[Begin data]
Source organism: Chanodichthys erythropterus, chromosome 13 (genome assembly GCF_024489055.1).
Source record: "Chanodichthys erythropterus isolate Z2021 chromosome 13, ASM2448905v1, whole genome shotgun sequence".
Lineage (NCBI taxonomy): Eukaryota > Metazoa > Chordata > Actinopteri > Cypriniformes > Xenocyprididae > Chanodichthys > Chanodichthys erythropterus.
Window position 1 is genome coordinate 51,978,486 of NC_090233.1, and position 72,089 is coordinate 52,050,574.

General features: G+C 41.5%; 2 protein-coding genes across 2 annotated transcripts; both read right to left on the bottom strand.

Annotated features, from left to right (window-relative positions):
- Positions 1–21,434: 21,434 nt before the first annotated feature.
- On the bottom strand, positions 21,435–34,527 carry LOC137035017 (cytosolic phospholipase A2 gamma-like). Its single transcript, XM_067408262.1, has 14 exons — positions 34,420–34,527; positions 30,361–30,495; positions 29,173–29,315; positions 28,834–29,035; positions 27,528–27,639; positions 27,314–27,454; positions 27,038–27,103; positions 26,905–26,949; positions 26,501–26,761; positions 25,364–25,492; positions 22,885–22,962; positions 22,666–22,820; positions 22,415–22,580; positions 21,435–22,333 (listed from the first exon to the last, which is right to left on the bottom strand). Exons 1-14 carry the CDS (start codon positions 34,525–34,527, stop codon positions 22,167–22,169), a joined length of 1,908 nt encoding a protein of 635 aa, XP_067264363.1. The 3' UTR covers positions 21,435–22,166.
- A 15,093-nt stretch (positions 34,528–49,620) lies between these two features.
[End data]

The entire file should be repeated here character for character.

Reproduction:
Source organism: Chanodichthys erythropterus, chromosome 13 (genome assembly GCF_024489055.1).
Source record: "Chanodichthys erythropterus isolate Z2021 chromosome 13, ASM2448905v1, whole genome shotgun sequence".
Lineage (NCBI taxonomy): Eukaryota > Metazoa > Chordata > Actinopteri > Cypriniformes > Xenocyprididae > Chanodichthys > Chanodichthys erythropterus.
Window position 1 is genome coordinate 51,978,486 of NC_090233.1, and position 72,089 is coordinate 52,050,574.

General features: G+C 41.5%; 2 protein-coding genes across 2 annotated transcripts; both read right to left on the bottom strand.

Annotated features, from left to right (window-relative positions):
- Positions 1–21,434: 21,434 nt before the first annotated feature.
- On the bottom strand, positions 21,435–34,527 carry LOC137035017 (cytosolic phospholipase A2 gamma-like). Its single transcript, XM_067408262.1, has 14 exons — positions 34,420–34,527; positions 30,361–30,495; positions 29,173–29,315; positions 28,834–29,035; positions 27,528–27,639; positions 27,314–27,454; positions 27,038–27,103; positions 26,905–26,949; positions 26,501–26,761; positions 25,364–25,492; positions 22,885–22,962; positions 22,666–22,820; positions 22,415–22,580; positions 21,435–22,333 (listed from the first exon to the last, which is right to left on the bottom strand). Exons 1-14 carry the CDS (start codon positions 34,525–34,527, stop codon positions 22,167–22,169), a joined length of 1,908 nt encoding a protein of 635 aa, XP_067264363.1. The 3' UTR covers positions 21,435–22,166.
- A 15,093-nt stretch (positions 34,528–49,620) lies between these two features.